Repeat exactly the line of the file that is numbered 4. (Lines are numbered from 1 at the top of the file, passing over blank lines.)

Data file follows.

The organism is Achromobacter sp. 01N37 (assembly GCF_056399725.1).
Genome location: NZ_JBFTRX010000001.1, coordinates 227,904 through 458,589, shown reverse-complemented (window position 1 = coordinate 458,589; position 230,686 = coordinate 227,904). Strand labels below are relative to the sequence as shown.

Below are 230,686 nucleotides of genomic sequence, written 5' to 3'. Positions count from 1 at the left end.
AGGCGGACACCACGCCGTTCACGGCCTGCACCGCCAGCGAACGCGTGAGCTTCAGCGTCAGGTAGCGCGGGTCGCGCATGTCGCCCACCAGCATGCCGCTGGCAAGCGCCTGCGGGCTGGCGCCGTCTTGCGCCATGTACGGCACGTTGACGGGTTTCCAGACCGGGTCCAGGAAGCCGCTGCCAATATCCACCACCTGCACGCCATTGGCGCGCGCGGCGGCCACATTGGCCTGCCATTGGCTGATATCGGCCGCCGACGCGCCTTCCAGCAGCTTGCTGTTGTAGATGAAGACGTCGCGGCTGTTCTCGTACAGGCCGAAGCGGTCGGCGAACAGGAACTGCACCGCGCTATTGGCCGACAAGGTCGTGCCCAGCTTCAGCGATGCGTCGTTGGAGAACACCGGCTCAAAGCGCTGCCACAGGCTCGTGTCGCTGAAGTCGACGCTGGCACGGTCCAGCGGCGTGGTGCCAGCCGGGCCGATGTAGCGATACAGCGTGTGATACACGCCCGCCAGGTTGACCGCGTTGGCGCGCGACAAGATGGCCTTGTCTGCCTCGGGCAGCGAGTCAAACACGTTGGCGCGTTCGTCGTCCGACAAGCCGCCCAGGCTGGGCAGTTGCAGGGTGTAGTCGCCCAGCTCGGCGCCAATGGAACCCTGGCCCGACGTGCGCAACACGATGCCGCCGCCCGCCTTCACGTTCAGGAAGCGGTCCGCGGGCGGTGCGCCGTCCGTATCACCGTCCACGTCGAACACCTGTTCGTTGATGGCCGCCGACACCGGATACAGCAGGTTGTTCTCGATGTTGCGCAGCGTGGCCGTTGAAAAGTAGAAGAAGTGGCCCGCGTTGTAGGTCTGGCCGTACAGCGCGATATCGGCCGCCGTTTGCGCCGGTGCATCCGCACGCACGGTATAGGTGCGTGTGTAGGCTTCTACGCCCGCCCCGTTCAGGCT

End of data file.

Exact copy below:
AGGCGGACACCACGCCGTTCACGGCCTGCACCGCCAGCGAACGCGTGAGCTTCAGCGTCAGGTAGCGCGGGTCGCGCATGTCGCCCACCAGCATGCCGCTGGCAAGCGCCTGCGGGCTGGCGCCGTCTTGCGCCATGTACGGCACGTTGACGGGTTTCCAGACCGGGTCCAGGAAGCCGCTGCCAATATCCACCACCTGCACGCCATTGGCGCGCGCGGCGGCCACATTGGCCTGCCATTGGCTGATATCGGCCGCCGACGCGCCTTCCAGCAGCTTGCTGTTGTAGATGAAGACGTCGCGGCTGTTCTCGTACAGGCCGAAGCGGTCGGCGAACAGGAACTGCACCGCGCTATTGGCCGACAAGGTCGTGCCCAGCTTCAGCGATGCGTCGTTGGAGAACACCGGCTCAAAGCGCTGCCACAGGCTCGTGTCGCTGAAGTCGACGCTGGCACGGTCCAGCGGCGTGGTGCCAGCCGGGCCGATGTAGCGATACAGCGTGTGATACACGCCCGCCAGGTTGACCGCGTTGGCGCGCGACAAGATGGCCTTGTCTGCCTCGGGCAGCGAGTCAAACACGTTGGCGCGTTCGTCGTCCGACAAGCCGCCCAGGCTGGGCAGTTGCAGGGTGTAGTCGCCCAGCTCGGCGCCAATGGAACCCTGGCCCGACGTGCGCAACACGATGCCGCCGCCCGCCTTCACGTTCAGGAAGCGGTCCGCGGGCGGTGCGCCGTCCGTATCACCGTCCACGTCGAACACCTGTTCGTTGATGGCCGCCGACACCGGATACAGCAGGTTGTTCTCGATGTTGCGCAGCGTGGCCGTTGAAAAGTAGAAGAAGTGGCCCGCGTTGTAGGTCTGGCCGTACAGCGCGATATCGGCCGCCGTTTGCGCCGGTGCATCCGCACGCACGGTATAGGTGCGTGTGTAGGCTTCTACGCCCGCCCCGTTCAGGCT